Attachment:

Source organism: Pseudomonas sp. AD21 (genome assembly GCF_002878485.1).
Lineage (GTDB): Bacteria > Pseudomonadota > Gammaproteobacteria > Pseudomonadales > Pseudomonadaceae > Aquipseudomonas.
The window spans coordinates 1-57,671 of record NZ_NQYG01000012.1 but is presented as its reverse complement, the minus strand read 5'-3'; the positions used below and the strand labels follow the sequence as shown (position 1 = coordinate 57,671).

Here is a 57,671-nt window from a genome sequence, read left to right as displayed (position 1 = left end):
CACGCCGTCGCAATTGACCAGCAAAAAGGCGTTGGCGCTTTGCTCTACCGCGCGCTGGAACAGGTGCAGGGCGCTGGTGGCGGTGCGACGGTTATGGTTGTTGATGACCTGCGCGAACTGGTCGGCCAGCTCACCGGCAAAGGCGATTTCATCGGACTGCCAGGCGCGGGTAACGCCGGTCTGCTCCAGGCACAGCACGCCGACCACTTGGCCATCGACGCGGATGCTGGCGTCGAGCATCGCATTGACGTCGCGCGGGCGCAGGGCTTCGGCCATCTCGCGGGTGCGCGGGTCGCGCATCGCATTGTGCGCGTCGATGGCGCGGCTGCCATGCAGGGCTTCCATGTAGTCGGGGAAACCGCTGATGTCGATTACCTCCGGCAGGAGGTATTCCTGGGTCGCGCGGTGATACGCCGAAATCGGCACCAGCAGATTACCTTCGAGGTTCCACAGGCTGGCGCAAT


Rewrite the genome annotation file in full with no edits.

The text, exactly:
Source organism: Pseudomonas sp. AD21 (genome assembly GCF_002878485.1).
Lineage (GTDB): Bacteria > Pseudomonadota > Gammaproteobacteria > Pseudomonadales > Pseudomonadaceae > Aquipseudomonas.
The window spans coordinates 1-57,671 of record NZ_NQYG01000012.1 but is presented as its reverse complement, the minus strand read 5'-3'; the positions used below and the strand labels follow the sequence as shown (position 1 = coordinate 57,671).

Here is a 57,671-nt window from a genome sequence, read left to right as displayed (position 1 = left end):
CACGCCGTCGCAATTGACCAGCAAAAAGGCGTTGGCGCTTTGCTCTACCGCGCGCTGGAACAGGTGCAGGGCGCTGGTGGCGGTGCGACGGTTATGGTTGTTGATGACCTGCGCGAACTGGTCGGCCAGCTCACCGGCAAAGGCGATTTCATCGGACTGCCAGGCGCGGGTAACGCCGGTCTGCTCCAGGCACAGCACGCCGACCACTTGGCCATCGACGCGGATGCTGGCGTCGAGCATCGCATTGACGTCGCGCGGGCGCAGGGCTTCGGCCATCTCGCGGGTGCGCGGGTCGCGCATCGCATTGTGCGCGTCGATGGCGCGGCTGCCATGCAGGGCTTCCATGTAGTCGGGGAAACCGCTGATGTCGATTACCTCCGGCAGGAGGTATTCCTGGGTCGCGCGGTGATACGCCGAAATCGGCACCAGCAGATTACCTTCGAGGTTCCACAGGCTGGCGCAAT